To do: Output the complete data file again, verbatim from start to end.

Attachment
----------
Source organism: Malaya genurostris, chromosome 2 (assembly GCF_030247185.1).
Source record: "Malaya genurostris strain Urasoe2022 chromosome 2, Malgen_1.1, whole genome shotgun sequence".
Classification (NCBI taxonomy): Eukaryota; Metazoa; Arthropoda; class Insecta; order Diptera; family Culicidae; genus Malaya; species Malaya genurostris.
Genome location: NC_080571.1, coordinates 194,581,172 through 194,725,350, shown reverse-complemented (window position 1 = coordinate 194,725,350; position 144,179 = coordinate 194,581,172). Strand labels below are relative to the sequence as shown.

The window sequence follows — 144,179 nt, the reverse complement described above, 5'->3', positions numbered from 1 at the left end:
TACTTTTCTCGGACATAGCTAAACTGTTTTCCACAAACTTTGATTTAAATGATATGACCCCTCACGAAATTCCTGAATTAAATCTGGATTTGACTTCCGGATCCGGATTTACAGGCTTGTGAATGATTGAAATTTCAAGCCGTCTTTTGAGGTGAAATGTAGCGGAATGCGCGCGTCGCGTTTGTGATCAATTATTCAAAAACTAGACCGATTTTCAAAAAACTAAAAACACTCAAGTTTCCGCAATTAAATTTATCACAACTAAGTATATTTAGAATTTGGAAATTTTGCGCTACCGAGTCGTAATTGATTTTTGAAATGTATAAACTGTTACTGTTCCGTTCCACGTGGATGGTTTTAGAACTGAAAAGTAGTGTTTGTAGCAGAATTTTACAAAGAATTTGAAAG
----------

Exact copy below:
Source organism: Malaya genurostris, chromosome 2 (assembly GCF_030247185.1).
Source record: "Malaya genurostris strain Urasoe2022 chromosome 2, Malgen_1.1, whole genome shotgun sequence".
Classification (NCBI taxonomy): Eukaryota; Metazoa; Arthropoda; class Insecta; order Diptera; family Culicidae; genus Malaya; species Malaya genurostris.
Genome location: NC_080571.1, coordinates 194,581,172 through 194,725,350, shown reverse-complemented (window position 1 = coordinate 194,725,350; position 144,179 = coordinate 194,581,172). Strand labels below are relative to the sequence as shown.

The window sequence follows — 144,179 nt, the reverse complement described above, 5'->3', positions numbered from 1 at the left end:
TACTTTTCTCGGACATAGCTAAACTGTTTTCCACAAACTTTGATTTAAATGATATGACCCCTCACGAAATTCCTGAATTAAATCTGGATTTGACTTCCGGATCCGGATTTACAGGCTTGTGAATGATTGAAATTTCAAGCCGTCTTTTGAGGTGAAATGTAGCGGAATGCGCGCGTCGCGTTTGTGATCAATTATTCAAAAACTAGACCGATTTTCAAAAAACTAAAAACACTCAAGTTTCCGCAATTAAATTTATCACAACTAAGTATATTTAGAATTTGGAAATTTTGCGCTACCGAGTCGTAATTGATTTTTGAAATGTATAAACTGTTACTGTTCCGTTCCACGTGGATGGTTTTAGAACTGAAAAGTAGTGTTTGTAGCAGAATTTTACAAAGAATTTGAAAG